5th Principle

Additional or increased filing fees should be considered, but only after an adequate review of the distribution of the current filing fee revenue has been made.

Any additional fees should be assessed only if there is no chilling effect on Florida citizens’ right of access to the court system, and only in an amount necessary to properly fund court operations so that access is assured.

The funding gap between what Florida courts need and what they get exists even though Florida currently charges an initial civil filing fee that ranks second highest in the nation.  Those two facts together underscore the need to reassess the distribution of filing fee revenue.

If such additional fees are instituted, studies from other states indicate that the following sorts of fees are fairly common:

  • An increased filing fee to reopen cases for dissolution and child support (non Title IV-D).  These modifications often take as much or more judicial time and court resources than the initial filing.  Requests for waivers of such fees based on the parties’ ability to pay should be allowed. 
  • A filing fee for all repeat violence cases.  Very few of the cases currently being filed are legitimate claims of repeat violence.  Litigants are filing many different types of complaints under the repeat violence category to avoid a filing fee.  Fifty-six percent (56%) of the current cases are dismissed either prior to or after the hearing.  Imposition of this fee would increase docket efficiency by reducing the number of cases inappropriately filed, allowing judges more time to hear legitimate issues of domestic, dating, and sexual violence.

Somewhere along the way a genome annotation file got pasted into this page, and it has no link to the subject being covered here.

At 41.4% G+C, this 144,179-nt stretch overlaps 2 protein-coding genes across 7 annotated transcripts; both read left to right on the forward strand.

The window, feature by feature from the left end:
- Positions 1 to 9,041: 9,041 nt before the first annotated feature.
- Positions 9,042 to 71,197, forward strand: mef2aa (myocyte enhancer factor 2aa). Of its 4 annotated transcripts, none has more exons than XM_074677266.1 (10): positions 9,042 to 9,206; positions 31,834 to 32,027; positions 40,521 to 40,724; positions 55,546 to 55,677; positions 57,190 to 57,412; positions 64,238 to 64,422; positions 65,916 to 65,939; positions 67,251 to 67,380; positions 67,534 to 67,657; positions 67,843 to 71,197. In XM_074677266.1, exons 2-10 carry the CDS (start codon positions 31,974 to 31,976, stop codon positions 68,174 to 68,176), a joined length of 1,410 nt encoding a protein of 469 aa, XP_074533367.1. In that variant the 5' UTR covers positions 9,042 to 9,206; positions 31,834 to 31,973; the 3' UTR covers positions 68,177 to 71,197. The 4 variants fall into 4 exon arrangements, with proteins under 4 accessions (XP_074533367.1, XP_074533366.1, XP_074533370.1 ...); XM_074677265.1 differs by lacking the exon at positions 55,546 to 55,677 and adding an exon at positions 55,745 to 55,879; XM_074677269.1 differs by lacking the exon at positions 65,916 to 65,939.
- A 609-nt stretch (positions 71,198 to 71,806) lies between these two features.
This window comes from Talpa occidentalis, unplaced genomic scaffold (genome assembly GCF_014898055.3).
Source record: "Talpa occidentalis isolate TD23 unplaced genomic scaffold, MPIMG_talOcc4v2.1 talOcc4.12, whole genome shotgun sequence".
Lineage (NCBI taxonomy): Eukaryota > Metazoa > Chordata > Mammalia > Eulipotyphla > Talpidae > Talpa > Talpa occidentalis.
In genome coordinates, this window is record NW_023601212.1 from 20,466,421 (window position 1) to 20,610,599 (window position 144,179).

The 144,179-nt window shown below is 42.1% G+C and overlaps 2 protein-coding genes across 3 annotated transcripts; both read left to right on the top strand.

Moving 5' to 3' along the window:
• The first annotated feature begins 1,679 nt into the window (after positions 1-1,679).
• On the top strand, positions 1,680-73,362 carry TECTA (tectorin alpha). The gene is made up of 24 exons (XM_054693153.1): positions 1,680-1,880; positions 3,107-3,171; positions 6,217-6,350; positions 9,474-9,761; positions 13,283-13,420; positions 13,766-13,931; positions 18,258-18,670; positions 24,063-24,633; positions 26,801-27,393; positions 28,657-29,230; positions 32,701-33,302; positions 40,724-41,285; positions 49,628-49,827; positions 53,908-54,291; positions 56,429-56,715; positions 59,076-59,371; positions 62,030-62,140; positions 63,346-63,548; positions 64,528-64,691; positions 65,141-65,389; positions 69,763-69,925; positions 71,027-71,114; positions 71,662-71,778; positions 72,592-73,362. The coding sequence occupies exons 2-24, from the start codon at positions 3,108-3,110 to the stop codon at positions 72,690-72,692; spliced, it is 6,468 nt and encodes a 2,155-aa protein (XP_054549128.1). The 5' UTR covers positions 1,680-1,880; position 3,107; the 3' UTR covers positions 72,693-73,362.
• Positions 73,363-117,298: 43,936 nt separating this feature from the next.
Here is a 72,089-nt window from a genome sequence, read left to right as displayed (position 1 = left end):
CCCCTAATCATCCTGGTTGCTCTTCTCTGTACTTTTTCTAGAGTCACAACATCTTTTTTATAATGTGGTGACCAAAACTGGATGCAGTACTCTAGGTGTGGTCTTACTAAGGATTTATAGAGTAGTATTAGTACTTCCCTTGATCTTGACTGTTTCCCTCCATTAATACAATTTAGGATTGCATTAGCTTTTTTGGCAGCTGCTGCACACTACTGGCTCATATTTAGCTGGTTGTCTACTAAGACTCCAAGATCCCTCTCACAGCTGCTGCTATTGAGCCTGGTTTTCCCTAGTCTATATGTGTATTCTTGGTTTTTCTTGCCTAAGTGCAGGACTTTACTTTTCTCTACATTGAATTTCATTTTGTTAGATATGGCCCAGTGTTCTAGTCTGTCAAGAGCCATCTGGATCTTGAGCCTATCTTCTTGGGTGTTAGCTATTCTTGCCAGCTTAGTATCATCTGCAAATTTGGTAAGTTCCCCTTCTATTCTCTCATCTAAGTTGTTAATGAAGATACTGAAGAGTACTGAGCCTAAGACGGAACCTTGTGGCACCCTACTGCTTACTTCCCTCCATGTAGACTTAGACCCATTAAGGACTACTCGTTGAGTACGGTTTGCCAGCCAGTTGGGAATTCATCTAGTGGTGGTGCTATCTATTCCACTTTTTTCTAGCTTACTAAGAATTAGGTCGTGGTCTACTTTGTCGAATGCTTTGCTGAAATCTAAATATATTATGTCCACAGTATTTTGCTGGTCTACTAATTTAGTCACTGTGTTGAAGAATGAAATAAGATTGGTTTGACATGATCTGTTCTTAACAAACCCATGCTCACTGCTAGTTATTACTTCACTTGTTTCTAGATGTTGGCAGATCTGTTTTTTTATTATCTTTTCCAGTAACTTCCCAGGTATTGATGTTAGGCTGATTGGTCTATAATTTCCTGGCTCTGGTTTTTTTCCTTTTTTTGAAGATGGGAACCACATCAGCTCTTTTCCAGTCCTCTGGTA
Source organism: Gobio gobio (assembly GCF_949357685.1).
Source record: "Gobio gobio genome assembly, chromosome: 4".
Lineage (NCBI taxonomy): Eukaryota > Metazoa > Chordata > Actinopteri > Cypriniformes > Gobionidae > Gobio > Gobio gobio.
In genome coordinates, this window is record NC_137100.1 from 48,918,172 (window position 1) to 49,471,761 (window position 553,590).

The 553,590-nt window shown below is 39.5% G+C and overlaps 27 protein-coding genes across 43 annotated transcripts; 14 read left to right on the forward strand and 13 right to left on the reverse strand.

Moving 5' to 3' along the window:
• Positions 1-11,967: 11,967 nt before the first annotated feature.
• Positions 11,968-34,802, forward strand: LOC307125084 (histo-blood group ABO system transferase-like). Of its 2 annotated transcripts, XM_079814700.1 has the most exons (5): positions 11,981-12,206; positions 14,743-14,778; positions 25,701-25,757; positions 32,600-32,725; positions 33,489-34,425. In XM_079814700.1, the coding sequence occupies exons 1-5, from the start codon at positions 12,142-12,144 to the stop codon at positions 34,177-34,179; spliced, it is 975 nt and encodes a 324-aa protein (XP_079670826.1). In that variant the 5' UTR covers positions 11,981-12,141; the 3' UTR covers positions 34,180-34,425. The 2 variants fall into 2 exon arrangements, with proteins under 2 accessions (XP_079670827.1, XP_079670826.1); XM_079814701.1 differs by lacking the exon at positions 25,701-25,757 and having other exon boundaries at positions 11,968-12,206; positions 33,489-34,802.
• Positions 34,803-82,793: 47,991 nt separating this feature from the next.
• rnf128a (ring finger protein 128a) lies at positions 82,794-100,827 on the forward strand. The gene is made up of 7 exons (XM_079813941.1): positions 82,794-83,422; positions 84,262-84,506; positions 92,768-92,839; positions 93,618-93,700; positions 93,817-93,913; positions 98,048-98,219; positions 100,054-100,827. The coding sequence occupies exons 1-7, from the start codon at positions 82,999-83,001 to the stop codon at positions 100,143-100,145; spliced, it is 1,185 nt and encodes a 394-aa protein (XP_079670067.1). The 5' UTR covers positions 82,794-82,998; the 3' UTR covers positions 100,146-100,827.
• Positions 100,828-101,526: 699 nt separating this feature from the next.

• A new filing fee for selected motions that involve significant judicial workload in the civil and probate divisions of court.  This new fee would help offset costs but also might help discourage the filing of unproductive motions; for example, unwarranted discovery motions.  Judges would be able to award costs to the prevailing party so as not to discourage meritorious motions.  A majority of the other states already impose some form of fees on selected motions.
  • A sliding scale fee for probate and guardianship cases based on case value.  Probate and guardianship cases involving substantial amounts of property require a significant amount of court resources which could be partially offset by a sliding scale fee.
  • New fees in the appellate courts for pre-opinion and post-opinion motions, a new fee for amicus curiae briefs, a fee increase for cross appeal/joinder/intervenor filings, and a new service charge for file review.  These fees and service charges would help offset the cost of court resources required to address these filings and services.
  • A reschedule fee in civil cases when hearings are cancelled without reasonable notice.  If adequate notice is not given, judges’ staff do not have time to arrange for other cases to be scheduled during that vacated block of time.  The new fee would also discourage the practice of cancelling without adequate notice.